Janet Napolitano – Press Briefing on the Impact of Sequestration on the Dept of Homeland Security
Presser on Sequestration Impacts on the DHS
delivered 25 February 2013, White House, Washington, D.C.
I appreciate the opportunity to discuss the impacts of sequestration on the operations of the Department of Homeland Security. As a primer, you know, DHS has a very broad mission and we touch almost every aspect of the economy. We secure the aviation sector. We screen two million domestic air travelers a day. We protect our borders, our ports of entry. We facilitate legitimate travel and trade. Last year, our CBP officers processed more than 350 million people and processed over $2.3 trillion in trade. We enforce the immigration laws. We partner with the private sector to protect critical infrastructure. We work with states and local communities to prepare for and respond to disasters of all types, like Hurricane Sandy, while supporting recovery and rebuilding.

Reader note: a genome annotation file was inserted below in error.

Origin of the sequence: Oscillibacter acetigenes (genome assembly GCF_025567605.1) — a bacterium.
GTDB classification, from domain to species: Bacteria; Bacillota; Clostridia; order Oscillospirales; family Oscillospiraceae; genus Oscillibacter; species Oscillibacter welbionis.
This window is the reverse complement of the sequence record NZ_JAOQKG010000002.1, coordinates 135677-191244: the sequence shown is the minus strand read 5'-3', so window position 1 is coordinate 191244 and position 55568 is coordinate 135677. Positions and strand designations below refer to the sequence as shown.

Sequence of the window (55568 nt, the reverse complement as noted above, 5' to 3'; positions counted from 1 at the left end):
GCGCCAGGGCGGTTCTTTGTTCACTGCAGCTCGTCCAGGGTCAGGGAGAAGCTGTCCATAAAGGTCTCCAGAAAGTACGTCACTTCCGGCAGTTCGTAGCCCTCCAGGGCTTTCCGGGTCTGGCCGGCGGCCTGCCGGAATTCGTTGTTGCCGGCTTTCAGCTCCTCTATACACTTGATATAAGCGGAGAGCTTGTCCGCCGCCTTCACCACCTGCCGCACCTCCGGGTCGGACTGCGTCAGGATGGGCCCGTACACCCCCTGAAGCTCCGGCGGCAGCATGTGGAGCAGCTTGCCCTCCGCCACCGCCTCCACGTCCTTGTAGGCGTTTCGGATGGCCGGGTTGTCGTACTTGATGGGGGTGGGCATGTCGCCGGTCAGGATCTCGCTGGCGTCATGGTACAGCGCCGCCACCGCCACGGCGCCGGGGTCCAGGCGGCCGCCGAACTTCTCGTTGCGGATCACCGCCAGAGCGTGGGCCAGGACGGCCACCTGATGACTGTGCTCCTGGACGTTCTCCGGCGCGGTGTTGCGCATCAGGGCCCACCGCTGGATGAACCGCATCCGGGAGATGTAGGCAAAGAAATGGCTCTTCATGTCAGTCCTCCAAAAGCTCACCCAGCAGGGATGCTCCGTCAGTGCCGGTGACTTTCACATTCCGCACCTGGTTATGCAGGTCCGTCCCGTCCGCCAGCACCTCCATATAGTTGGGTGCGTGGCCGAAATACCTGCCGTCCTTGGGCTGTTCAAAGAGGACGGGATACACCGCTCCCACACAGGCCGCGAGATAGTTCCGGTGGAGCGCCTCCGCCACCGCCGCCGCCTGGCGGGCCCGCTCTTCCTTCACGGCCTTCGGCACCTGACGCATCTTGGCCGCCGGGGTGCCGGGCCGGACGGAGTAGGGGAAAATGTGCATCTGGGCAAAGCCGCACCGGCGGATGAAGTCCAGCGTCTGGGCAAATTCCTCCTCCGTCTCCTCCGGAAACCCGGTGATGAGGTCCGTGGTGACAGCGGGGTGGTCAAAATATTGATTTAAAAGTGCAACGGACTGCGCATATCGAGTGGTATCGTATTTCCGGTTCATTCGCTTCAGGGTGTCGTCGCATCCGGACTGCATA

Put simply, the automatic budget reduction mandated by sequestration would be disruptive and destructive to our nation’s security and economy. It would negatively affect the mission readiness and capabilities of the men and women on our frontlines. It would undermine the significant progress we’ve made over the past 10 years to build the nation’s preparedness and resiliency.
Perhaps most critically, it would have serious consequences to the flow of trade and travel at our nation’s ports of entry. We will have to begin to furlough customs and border protection officers who staff those ports. At the major international airports, we will be limited in accepting new international flights, and average wait times to clear customs will increase by as much as 50 percent. And at our busiest airports like Newark and JFK, LAX and O’Hare, peak wait times, which can reach over two hours, could easily grow to four hours or more. Such delays will cause thousands of missed-passenger connections daily, with economic consequences at both the local and the national levels.